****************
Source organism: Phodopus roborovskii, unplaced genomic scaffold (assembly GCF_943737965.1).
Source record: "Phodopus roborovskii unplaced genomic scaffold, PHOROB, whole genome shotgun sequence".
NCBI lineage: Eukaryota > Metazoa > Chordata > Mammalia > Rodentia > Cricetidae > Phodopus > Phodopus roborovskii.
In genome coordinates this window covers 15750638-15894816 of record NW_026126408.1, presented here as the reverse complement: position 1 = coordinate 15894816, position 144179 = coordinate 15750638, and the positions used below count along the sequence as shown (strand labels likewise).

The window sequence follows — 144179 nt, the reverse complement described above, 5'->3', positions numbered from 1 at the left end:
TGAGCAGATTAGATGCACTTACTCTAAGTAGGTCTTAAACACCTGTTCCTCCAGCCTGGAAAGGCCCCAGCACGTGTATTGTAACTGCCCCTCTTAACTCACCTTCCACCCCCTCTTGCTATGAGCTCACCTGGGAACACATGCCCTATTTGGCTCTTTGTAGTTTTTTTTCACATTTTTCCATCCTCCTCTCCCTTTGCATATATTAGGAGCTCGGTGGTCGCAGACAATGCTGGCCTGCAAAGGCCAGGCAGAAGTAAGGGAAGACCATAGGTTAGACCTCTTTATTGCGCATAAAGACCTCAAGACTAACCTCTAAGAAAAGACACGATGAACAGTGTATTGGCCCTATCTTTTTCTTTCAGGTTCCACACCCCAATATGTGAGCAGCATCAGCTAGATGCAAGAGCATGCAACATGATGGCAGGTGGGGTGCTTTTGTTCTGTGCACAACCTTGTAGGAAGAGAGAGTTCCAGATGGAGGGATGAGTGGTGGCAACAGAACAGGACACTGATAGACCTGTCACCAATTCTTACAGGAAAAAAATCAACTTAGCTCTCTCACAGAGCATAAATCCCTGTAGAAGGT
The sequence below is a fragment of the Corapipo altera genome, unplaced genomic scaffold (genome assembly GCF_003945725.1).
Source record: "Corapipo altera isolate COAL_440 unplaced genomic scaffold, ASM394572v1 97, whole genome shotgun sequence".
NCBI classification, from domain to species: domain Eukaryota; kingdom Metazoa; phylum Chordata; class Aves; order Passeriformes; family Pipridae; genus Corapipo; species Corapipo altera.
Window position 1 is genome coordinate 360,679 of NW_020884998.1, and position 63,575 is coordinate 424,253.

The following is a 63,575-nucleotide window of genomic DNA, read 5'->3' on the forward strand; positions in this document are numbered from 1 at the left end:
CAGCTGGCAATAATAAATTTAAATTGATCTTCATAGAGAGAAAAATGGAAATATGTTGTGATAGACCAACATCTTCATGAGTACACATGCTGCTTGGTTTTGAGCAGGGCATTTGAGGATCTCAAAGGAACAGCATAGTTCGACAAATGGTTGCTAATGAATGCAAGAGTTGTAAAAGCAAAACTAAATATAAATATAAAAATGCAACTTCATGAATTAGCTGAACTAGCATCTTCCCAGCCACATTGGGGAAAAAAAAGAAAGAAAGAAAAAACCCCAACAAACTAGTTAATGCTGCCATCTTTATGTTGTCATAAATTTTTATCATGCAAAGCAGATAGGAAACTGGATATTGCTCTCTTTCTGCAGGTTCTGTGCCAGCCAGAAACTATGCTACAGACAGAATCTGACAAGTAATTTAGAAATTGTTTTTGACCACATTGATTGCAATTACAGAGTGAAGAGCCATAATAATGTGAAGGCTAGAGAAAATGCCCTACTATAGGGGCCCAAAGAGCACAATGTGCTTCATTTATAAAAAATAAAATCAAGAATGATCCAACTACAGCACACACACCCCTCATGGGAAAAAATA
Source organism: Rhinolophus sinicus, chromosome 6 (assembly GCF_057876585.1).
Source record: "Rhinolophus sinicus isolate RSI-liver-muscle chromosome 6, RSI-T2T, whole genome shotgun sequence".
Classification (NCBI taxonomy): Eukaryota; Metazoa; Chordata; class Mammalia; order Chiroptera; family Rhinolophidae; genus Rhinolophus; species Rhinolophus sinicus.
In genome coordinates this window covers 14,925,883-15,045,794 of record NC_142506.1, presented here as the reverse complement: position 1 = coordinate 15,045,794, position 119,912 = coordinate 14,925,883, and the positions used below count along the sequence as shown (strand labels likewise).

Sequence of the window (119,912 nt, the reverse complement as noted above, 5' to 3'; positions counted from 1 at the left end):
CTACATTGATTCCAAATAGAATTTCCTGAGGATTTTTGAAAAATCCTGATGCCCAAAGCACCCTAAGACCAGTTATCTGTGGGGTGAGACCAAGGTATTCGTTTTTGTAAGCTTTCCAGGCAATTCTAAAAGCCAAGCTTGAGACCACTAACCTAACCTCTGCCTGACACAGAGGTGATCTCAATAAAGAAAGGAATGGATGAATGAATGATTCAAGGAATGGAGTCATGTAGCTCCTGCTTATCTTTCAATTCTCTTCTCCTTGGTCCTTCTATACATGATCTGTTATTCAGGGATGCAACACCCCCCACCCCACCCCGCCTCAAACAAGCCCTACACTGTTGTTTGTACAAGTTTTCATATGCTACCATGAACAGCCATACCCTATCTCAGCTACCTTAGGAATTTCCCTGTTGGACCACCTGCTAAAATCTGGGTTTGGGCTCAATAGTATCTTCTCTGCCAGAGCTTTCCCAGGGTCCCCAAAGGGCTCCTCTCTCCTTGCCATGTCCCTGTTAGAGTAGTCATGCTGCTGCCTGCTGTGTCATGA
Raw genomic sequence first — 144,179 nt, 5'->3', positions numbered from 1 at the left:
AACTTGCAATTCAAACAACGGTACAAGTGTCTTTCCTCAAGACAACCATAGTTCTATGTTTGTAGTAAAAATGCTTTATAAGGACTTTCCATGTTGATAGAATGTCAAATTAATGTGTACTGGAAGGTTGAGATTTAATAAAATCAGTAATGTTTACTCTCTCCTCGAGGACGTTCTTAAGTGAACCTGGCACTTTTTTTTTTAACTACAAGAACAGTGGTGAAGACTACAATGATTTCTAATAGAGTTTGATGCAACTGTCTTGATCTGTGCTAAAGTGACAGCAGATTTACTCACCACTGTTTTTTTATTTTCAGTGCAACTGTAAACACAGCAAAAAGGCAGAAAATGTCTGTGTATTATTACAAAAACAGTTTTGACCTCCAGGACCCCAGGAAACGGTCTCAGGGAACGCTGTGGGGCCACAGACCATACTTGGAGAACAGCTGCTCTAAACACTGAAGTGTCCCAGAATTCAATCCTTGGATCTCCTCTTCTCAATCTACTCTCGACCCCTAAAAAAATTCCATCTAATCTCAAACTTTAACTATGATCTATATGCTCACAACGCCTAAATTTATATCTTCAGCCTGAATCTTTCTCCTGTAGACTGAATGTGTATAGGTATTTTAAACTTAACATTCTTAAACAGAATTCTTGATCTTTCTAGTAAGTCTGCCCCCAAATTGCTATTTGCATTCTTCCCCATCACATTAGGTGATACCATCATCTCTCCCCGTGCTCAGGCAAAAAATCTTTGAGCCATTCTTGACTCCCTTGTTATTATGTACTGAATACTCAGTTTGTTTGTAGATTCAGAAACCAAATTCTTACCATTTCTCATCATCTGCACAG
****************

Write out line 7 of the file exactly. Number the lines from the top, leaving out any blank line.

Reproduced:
The sequence below is a fragment of the Corapipo altera genome, unplaced genomic scaffold (genome assembly GCF_003945725.1).